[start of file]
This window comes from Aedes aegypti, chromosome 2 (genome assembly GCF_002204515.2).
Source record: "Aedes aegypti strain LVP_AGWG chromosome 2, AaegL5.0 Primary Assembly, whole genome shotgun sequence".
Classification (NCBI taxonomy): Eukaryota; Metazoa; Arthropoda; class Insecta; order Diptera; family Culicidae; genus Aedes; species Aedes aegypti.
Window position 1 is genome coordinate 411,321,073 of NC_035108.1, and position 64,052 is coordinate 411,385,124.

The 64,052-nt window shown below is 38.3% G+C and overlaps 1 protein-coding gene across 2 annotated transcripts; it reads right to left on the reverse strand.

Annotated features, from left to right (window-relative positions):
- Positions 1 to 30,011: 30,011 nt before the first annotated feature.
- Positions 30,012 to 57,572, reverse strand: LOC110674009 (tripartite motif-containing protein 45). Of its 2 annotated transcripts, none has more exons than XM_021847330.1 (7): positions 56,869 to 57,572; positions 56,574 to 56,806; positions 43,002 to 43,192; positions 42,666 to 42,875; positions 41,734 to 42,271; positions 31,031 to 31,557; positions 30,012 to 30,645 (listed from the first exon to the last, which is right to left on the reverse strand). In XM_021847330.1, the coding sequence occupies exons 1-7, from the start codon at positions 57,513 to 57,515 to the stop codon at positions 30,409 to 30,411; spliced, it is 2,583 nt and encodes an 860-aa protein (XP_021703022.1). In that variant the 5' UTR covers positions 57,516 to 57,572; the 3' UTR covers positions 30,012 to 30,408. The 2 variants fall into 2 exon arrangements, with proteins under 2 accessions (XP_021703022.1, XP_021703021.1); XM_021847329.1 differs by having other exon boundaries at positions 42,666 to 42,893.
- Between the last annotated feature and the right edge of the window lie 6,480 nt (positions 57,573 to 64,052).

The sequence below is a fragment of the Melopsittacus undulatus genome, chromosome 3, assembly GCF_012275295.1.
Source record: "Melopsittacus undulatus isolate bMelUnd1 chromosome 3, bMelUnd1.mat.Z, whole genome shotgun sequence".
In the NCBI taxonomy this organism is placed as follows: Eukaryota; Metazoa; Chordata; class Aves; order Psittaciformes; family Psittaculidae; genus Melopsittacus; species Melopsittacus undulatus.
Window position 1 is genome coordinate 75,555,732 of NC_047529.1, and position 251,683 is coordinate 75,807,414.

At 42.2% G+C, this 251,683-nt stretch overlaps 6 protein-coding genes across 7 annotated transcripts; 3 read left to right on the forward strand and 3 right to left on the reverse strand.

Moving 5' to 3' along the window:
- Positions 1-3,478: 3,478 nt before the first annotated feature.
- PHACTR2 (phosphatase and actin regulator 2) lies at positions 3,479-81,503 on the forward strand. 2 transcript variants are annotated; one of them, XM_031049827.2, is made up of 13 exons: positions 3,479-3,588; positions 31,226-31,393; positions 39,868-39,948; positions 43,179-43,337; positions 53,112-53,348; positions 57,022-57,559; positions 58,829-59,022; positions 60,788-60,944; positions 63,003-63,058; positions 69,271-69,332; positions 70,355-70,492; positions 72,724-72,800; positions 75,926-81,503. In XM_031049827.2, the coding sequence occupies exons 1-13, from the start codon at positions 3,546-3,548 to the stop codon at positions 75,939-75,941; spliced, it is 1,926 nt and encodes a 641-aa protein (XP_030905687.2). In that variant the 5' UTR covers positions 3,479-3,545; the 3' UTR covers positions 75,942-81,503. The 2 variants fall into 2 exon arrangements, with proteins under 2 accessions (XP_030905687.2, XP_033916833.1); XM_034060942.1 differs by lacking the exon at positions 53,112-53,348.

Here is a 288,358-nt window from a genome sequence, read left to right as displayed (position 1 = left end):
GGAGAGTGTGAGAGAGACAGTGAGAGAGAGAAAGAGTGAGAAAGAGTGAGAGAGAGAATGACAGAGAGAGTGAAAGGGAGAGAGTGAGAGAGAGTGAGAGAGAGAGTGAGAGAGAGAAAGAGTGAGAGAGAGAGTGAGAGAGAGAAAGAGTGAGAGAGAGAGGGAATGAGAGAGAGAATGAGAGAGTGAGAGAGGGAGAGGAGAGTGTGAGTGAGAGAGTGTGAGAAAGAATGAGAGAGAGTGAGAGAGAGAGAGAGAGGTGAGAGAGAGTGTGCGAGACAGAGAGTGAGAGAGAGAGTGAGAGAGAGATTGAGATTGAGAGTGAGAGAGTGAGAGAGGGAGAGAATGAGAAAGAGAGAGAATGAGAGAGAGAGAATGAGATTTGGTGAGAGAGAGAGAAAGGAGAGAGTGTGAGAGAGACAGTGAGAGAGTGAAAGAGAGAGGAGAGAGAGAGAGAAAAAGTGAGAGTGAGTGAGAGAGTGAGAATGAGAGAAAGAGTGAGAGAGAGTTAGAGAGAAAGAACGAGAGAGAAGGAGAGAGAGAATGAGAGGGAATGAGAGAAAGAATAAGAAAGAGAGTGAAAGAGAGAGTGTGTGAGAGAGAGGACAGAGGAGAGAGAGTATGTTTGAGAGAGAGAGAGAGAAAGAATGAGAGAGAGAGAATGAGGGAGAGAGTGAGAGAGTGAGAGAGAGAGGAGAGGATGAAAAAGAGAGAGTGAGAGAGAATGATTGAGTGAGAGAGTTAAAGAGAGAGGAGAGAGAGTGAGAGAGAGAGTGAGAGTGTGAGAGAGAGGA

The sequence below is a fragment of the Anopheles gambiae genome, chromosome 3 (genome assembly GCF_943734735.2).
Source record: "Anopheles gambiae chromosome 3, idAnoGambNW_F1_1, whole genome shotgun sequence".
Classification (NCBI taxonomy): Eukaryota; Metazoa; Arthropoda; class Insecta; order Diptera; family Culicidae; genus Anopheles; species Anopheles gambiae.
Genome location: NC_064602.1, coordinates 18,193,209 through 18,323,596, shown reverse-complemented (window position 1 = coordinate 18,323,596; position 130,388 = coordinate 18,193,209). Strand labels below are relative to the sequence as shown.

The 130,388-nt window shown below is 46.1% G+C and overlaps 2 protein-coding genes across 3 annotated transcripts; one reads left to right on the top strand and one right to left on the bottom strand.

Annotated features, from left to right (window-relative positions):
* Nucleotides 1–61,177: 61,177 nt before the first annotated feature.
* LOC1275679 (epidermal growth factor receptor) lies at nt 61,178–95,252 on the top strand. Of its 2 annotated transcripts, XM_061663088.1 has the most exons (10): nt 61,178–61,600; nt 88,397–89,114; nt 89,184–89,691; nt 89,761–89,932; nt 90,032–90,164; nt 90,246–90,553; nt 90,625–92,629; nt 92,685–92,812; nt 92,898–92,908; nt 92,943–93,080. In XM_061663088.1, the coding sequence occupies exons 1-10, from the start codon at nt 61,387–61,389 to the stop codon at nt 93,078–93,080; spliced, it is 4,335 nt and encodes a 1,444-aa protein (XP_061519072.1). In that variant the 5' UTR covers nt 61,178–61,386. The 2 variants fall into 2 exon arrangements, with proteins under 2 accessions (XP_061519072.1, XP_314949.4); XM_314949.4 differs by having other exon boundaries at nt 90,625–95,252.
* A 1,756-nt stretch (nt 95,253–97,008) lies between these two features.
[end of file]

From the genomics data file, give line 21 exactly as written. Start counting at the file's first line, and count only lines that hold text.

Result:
Source record: "Anopheles gambiae chromosome 3, idAnoGambNW_F1_1, whole genome shotgun sequence".